The exchange above happened (not at Edinburgh University) within a highly androcentric department of clinical medical research. As Judith Butler observes, gender roles are often “an act that has been going on before one arrived on the scene [and] which has been rehearsed, much as a script survives the particular actors who make use of it, but which require individual actors in order to be actualised and reproduced as reality once again” (Butler, 1988, p. 526).
Other colleagues have spoken of their contributions – and indeed their very presence – going unrecorded in academic minutes or the meeting summary. McConnell-Ginet describes the “persisting under-evaluation of women’s work and over-evaluation of men’s” (2000, p. 127).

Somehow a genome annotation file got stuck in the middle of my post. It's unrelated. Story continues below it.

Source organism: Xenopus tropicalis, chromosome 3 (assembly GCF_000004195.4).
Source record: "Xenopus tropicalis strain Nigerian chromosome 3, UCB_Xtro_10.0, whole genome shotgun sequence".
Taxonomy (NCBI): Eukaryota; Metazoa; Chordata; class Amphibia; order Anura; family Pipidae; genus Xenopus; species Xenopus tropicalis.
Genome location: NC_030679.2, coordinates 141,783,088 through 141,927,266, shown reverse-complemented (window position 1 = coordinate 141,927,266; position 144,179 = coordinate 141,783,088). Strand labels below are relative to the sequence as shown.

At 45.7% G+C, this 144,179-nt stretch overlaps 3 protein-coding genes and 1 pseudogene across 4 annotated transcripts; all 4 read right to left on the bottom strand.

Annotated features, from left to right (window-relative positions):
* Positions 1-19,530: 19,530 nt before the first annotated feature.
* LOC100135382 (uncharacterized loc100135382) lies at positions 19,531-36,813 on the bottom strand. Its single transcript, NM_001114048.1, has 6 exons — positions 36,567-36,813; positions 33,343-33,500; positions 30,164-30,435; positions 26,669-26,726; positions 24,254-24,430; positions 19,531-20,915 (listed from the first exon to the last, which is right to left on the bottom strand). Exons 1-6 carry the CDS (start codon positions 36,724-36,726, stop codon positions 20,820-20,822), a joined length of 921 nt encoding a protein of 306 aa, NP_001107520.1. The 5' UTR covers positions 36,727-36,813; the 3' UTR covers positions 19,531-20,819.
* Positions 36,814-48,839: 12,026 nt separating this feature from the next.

How can this change? Both the leader of the meeting, and the participants, can contribute to creating equal meetings. This recipe suggests what people – men as well as women – can do to ensure that everyone feels safe to contribute to whatever meeting they are at.
It is also helped when the leader of the meeting is aware that this is a present concern, and that there are very real issues of evaluative and unconscious bias. See How to run more equal meetings for some ideas on how the chair can foster a meeting environment where all the voices and contributions are heard and valued.
- Agreements/guidelines for meeting behaviour and a protocol for capturing outlier ideas.
- A cool head.